The renovation of large public spaces requires the investment of financial and human resources that may not be possible in all communities or justified for all public spaces. However, the “lighter, quicker and cheaper” approach advocated by the Project for Public Spaces (PPS) is an affordable way to start bringing life back to neglected public spaces, with a great example being “The Porch” outside of Philadelphia’s train station.
The strategic placement of some free, moveable seating, where people can gather to chat, play a game of cards, eat lunch or people watch, may be a good starting point.
This might not strike you as an intellectual bombshell,” William H. Whyte liked to say, “but people like to sit where there are places for them to sit.”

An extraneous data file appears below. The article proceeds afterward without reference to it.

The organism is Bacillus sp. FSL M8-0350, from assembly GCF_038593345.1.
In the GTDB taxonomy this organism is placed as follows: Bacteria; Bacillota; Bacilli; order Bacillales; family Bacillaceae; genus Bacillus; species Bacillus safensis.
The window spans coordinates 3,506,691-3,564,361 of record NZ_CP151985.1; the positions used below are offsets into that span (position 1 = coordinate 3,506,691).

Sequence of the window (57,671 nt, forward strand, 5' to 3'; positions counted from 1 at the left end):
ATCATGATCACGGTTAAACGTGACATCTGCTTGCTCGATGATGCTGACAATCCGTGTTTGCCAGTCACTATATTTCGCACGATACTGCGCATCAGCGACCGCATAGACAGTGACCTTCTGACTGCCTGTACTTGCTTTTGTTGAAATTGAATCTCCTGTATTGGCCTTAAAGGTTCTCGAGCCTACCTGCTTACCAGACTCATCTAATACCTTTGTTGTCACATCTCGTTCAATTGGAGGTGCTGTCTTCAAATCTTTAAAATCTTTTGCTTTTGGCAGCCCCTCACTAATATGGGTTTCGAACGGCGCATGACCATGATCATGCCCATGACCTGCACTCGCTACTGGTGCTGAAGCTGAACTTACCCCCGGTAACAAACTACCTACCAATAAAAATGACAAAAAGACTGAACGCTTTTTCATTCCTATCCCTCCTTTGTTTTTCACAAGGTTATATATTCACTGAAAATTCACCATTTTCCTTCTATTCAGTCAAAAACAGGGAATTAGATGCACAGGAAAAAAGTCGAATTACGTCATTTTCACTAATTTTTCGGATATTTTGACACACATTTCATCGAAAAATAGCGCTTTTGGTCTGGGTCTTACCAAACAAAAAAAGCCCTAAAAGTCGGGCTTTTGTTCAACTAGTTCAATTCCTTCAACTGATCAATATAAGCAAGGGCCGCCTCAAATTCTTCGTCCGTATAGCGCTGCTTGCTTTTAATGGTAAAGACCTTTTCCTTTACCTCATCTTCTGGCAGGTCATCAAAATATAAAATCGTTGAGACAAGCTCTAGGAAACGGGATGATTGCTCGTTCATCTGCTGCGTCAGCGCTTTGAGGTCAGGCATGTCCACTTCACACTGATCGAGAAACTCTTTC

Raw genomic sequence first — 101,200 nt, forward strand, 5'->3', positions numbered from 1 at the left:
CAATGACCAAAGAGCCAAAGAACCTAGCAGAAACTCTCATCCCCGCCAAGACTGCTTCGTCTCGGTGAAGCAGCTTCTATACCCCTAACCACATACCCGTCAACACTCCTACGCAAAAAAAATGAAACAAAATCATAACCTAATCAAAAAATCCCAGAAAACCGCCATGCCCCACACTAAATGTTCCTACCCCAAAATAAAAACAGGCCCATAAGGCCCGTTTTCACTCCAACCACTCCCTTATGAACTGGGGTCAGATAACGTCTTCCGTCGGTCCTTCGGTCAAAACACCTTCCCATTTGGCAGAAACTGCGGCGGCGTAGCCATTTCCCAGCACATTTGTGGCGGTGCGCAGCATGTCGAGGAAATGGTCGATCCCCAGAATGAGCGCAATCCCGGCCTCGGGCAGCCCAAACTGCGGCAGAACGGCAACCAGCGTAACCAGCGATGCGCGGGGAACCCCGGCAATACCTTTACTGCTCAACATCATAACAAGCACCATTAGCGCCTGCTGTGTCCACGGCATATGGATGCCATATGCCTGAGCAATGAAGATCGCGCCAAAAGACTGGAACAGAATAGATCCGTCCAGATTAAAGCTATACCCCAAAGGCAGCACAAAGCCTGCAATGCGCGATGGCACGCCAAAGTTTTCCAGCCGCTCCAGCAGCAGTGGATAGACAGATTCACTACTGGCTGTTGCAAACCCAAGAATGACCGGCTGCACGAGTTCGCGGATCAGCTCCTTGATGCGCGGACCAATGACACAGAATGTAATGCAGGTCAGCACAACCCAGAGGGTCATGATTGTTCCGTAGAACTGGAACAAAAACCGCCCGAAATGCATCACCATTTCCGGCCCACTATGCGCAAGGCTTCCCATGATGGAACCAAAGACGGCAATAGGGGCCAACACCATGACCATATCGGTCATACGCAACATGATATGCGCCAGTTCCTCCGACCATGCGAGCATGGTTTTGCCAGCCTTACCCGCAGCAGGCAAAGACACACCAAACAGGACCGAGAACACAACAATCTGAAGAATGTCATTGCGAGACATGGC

Buy a few affordable tables and chairs and maybe an umbrella or two at the local hardware store, and give some thought to the caveats listed by PPS in its “A Primer on Seating.” Locate seating within view of the action, but out of the way of the flow of pedestrian traffic; cluster it near amenities that attract people and activity; provide a choice of seating options; and know how to minimize vandalism. Do all of this with the goal of creating a socially comfortable space that facilitates spontaneous social interactions and activities.
Do you want to test this idea and bring some creativity to your Main Street at the same time? Sept. 21 is PARK(ing) Day, an annual worldwide event where artists, designers and everyday folks transform metered parking spots into temporary public spaces. “The mission of PARK(ing) Day is to call attention to the need for more urban open space, to generate critical debate around how public space is created and allocated and to improve the quality of urban human habitat, at least until the meter runs out! Check out the PARK(ing) Day website. It could be a fun event for your Main Street.